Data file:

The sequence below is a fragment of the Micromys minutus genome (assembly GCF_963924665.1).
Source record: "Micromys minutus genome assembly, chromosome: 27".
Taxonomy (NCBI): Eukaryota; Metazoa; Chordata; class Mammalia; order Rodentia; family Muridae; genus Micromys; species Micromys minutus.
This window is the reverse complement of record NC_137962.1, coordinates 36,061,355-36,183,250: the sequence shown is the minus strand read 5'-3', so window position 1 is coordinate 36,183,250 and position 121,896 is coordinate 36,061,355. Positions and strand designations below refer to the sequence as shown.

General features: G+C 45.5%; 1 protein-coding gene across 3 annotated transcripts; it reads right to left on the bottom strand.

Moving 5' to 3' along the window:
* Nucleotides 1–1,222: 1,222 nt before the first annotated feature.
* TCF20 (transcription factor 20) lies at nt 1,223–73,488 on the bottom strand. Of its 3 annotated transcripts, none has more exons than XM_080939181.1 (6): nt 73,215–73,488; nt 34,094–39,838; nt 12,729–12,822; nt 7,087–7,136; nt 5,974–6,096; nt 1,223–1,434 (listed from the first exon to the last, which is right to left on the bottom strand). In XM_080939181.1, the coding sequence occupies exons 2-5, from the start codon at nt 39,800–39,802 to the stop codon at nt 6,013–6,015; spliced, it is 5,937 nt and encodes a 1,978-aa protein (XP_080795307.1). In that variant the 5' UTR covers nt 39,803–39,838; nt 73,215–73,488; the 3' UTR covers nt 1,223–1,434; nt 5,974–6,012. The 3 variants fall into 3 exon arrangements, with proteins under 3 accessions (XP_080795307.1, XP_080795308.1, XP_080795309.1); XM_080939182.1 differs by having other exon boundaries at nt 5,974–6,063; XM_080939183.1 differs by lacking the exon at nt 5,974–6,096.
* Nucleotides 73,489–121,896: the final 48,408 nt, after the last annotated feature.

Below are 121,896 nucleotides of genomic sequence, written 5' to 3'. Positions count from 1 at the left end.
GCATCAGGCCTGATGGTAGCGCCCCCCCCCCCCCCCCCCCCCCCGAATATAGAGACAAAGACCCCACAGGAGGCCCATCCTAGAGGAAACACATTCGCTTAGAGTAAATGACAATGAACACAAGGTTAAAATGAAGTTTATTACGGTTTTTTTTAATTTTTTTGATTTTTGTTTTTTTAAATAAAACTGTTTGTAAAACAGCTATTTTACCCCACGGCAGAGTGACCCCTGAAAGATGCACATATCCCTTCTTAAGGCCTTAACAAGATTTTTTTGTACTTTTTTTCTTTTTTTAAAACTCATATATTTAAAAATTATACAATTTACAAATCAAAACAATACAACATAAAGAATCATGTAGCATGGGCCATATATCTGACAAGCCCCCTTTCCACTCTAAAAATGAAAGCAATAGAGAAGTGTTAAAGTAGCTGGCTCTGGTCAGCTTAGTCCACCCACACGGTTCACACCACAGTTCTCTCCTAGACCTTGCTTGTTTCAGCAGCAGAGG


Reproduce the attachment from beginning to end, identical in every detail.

The sequence below is a fragment of the Micromys minutus genome (assembly GCF_963924665.1).
Source record: "Micromys minutus genome assembly, chromosome: 27".
Taxonomy (NCBI): Eukaryota; Metazoa; Chordata; class Mammalia; order Rodentia; family Muridae; genus Micromys; species Micromys minutus.
This window is the reverse complement of record NC_137962.1, coordinates 36,061,355-36,183,250: the sequence shown is the minus strand read 5'-3', so window position 1 is coordinate 36,183,250 and position 121,896 is coordinate 36,061,355. Positions and strand designations below refer to the sequence as shown.

General features: G+C 45.5%; 1 protein-coding gene across 3 annotated transcripts; it reads right to left on the bottom strand.

Moving 5' to 3' along the window:
* Nucleotides 1–1,222: 1,222 nt before the first annotated feature.
* TCF20 (transcription factor 20) lies at nt 1,223–73,488 on the bottom strand. Of its 3 annotated transcripts, none has more exons than XM_080939181.1 (6): nt 73,215–73,488; nt 34,094–39,838; nt 12,729–12,822; nt 7,087–7,136; nt 5,974–6,096; nt 1,223–1,434 (listed from the first exon to the last, which is right to left on the bottom strand). In XM_080939181.1, the coding sequence occupies exons 2-5, from the start codon at nt 39,800–39,802 to the stop codon at nt 6,013–6,015; spliced, it is 5,937 nt and encodes a 1,978-aa protein (XP_080795307.1). In that variant the 5' UTR covers nt 39,803–39,838; nt 73,215–73,488; the 3' UTR covers nt 1,223–1,434; nt 5,974–6,012. The 3 variants fall into 3 exon arrangements, with proteins under 3 accessions (XP_080795307.1, XP_080795308.1, XP_080795309.1); XM_080939182.1 differs by having other exon boundaries at nt 5,974–6,063; XM_080939183.1 differs by lacking the exon at nt 5,974–6,096.
* Nucleotides 73,489–121,896: the final 48,408 nt, after the last annotated feature.

Below are 121,896 nucleotides of genomic sequence, written 5' to 3'. Positions count from 1 at the left end.
GCATCAGGCCTGATGGTAGCGCCCCCCCCCCCCCCCCCCCCCCCGAATATAGAGACAAAGACCCCACAGGAGGCCCATCCTAGAGGAAACACATTCGCTTAGAGTAAATGACAATGAACACAAGGTTAAAATGAAGTTTATTACGGTTTTTTTTAATTTTTTTGATTTTTGTTTTTTTAAATAAAACTGTTTGTAAAACAGCTATTTTACCCCACGGCAGAGTGACCCCTGAAAGATGCACATATCCCTTCTTAAGGCCTTAACAAGATTTTTTTGTACTTTTTTTCTTTTTTTAAAACTCATATATTTAAAAATTATACAATTTACAAATCAAAACAATACAACATAAAGAATCATGTAGCATGGGCCATATATCTGACAAGCCCCCTTTCCACTCTAAAAATGAAAGCAATAGAGAAGTGTTAAAGTAGCTGGCTCTGGTCAGCTTAGTCCACCCACACGGTTCACACCACAGTTCTCTCCTAGACCTTGCTTGTTTCAGCAGCAGAGG